Chattanooga Mayor Andy Berke is all smiles as he talks with reporters alongside Katelyn Kirnie, director of public art for the city of Chattanooga, following a check presentation of $22,000 to the Community Fund of Greater Chattanooga and the Fallen Five Memorial Tuesday in the hangar at Life Force on the Erlanger campus.

Chattanooga has been selected to host the very first Southeast Creative Placemaking Conference, according to a news release from Public Art Chattanooga.

The conference, titled "Beyond Big Cities: Creative Placemaking in Southern Small Towns and Rural Communities" is presented by The National Consortium for Creative Placemaking in partnership with South Arts and ArtPlace America, and supported by the National Endowment for the Arts.

Public Art Chattanooga, Thrive Regional Partnership, and the Chattanooga Convention and Visitor's Bureau teamed up to submit a proposal to host the conference, which will be held March 15-16, 2018 in Chattanooga.

Chattanooga Mayor Andy Berke said "increasing citizen involvement in the arts" will empower "more Chattanoogans to pursue creative opportunities in our community." 

"This is an exciting honor for Chattanooga as we continue to enhance quality of life and attract people to our community," Berke said in the release. "Arts and culture transform lives by improving our surroundings and creating a sense of place."

Placemaking can be described as a way to make the most of public spaces through planning, design and management for the well being of residents. The National Consortium for Creative Placemaking describes creative placemaking as "a new way to make communities more livable, equitable, and resilient through arts and culture."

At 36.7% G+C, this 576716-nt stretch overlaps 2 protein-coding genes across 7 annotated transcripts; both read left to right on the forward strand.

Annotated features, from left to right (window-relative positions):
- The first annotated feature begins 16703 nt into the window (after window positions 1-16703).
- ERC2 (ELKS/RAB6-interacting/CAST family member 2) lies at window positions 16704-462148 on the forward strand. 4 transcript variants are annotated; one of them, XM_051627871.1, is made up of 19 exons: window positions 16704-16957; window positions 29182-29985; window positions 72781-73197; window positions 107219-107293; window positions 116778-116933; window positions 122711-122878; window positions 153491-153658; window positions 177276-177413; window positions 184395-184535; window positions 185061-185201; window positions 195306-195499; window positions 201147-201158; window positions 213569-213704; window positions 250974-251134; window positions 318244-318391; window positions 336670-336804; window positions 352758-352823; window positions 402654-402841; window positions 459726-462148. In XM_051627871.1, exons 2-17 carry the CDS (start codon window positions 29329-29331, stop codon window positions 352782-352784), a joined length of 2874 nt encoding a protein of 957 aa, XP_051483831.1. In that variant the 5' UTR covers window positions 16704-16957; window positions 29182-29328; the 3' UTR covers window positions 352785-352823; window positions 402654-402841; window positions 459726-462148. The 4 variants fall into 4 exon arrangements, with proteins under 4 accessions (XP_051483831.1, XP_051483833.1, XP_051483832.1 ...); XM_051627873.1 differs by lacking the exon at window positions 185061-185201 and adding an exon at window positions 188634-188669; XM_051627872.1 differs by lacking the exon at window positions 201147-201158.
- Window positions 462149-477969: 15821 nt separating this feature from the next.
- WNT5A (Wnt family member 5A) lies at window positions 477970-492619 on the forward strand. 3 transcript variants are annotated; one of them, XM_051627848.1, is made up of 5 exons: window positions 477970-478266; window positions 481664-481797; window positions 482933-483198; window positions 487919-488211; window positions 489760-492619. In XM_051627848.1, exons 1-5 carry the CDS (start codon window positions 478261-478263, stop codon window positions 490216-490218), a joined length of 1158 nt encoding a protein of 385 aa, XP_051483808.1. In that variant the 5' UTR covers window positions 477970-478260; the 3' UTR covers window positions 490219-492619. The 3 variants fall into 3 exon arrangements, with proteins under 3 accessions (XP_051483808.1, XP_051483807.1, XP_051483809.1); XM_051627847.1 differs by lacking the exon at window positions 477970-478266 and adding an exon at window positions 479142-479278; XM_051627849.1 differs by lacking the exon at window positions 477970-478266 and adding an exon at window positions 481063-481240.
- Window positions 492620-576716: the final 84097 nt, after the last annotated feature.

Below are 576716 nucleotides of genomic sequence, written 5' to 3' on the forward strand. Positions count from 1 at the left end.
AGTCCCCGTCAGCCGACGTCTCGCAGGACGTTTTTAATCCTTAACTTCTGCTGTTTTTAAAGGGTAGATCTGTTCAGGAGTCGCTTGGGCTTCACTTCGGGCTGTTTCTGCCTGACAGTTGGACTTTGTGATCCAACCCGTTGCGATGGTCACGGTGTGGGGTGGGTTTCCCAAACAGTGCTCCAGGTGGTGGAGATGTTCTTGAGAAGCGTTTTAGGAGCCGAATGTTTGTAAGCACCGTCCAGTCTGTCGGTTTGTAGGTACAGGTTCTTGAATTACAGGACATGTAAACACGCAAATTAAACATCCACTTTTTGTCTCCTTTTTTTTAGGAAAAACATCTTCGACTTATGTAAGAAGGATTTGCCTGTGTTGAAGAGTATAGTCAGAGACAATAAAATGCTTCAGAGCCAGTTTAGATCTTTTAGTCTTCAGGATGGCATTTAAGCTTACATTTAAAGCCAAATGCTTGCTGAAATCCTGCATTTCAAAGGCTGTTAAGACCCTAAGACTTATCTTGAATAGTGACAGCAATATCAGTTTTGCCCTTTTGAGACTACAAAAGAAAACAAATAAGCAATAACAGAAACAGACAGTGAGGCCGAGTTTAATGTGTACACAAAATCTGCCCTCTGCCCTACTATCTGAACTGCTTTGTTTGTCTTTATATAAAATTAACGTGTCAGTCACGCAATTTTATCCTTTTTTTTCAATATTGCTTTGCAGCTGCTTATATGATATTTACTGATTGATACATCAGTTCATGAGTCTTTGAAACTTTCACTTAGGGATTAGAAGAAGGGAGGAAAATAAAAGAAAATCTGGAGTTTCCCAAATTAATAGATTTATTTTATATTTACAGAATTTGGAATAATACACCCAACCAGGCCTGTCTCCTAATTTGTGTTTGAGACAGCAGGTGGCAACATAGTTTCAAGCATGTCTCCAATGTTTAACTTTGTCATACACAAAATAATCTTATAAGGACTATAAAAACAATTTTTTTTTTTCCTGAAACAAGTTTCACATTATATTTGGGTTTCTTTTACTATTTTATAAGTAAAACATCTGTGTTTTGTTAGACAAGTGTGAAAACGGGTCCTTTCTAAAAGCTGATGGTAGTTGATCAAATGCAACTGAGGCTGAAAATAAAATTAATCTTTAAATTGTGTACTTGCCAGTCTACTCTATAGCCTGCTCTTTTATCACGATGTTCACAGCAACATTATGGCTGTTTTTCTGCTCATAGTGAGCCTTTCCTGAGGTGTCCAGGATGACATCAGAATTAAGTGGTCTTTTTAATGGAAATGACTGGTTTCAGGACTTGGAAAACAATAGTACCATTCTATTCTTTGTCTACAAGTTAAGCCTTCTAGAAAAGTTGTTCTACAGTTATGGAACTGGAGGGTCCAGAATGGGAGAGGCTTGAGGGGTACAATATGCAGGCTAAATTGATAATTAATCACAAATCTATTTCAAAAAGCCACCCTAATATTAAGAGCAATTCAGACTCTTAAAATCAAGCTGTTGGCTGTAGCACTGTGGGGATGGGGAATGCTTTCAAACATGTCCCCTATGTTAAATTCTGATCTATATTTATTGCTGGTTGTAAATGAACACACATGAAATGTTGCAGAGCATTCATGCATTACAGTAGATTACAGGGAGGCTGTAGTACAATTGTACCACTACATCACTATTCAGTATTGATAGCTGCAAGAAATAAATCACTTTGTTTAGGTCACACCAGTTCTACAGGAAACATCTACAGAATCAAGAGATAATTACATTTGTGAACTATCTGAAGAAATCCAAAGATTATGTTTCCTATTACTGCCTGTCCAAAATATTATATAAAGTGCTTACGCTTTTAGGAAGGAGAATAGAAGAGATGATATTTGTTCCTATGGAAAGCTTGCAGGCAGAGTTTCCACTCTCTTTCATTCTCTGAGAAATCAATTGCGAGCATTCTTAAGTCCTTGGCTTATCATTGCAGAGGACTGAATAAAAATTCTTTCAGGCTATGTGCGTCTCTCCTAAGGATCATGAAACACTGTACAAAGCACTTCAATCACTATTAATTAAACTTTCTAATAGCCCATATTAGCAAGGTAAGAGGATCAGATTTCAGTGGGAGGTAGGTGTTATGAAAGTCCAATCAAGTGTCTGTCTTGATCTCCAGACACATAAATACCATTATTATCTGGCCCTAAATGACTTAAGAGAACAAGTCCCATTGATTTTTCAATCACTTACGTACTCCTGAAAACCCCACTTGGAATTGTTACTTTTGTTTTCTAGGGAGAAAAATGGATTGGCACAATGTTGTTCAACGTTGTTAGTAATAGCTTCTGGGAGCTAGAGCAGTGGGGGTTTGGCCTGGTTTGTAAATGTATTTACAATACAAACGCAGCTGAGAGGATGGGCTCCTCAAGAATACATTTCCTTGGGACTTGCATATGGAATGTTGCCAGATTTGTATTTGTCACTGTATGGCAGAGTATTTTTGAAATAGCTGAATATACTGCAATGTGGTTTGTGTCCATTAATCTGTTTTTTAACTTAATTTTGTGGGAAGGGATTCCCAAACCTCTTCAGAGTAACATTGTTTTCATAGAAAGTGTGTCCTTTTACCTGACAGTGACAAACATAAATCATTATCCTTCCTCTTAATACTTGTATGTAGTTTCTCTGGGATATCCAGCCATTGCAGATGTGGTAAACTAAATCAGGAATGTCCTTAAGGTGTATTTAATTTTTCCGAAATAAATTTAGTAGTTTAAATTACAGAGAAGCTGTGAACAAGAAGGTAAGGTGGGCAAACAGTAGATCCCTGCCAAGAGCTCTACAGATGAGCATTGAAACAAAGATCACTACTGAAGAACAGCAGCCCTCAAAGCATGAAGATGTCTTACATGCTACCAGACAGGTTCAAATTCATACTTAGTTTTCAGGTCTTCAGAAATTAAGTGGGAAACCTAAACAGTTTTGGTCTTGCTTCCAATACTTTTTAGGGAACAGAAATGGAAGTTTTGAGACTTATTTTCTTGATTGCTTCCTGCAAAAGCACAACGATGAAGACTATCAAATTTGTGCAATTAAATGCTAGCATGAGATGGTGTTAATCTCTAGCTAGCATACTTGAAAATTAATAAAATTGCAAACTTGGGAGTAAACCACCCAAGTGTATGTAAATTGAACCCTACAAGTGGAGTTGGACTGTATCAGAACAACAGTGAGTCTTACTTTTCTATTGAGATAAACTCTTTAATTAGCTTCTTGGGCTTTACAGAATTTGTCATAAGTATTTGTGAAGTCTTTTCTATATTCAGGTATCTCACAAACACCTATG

Chattanooga's Main Terrain Park is recognized by the NEA as a model of how to do creative placemaking, and has been praised for its collaborative partnerships and interactive design as well as its practical use for stormwater and exercise.

Katelyn Kirnie, Director of Public Art Chattanooga, said the Glass House Collective's renewal of Glass Street and River City Company's transformation of urban alleyways with the Passageways project are more examples of the successful placemaking the city has to showcase.

She said Chattanooga's hosting of the conference will allow visitors "exclusive access to the unique places that have turned into our region's hidden and not so hidden cultural jewels."

"This is an amazing opportunity to showcase our city and the region's wealth of experience and knowledge in creative placemaking as well as highlight Chattanooga as an arts and cultural destination," Kirnie said in the release.

Public Art Chattanooga is asking individuals and organizations to submit proposals for conference presentations and session topics. The deadline for submissions is Friday, Nov. 17, 2017.

Interested participants should submit proposals here.

For more information, visit the South Arts website at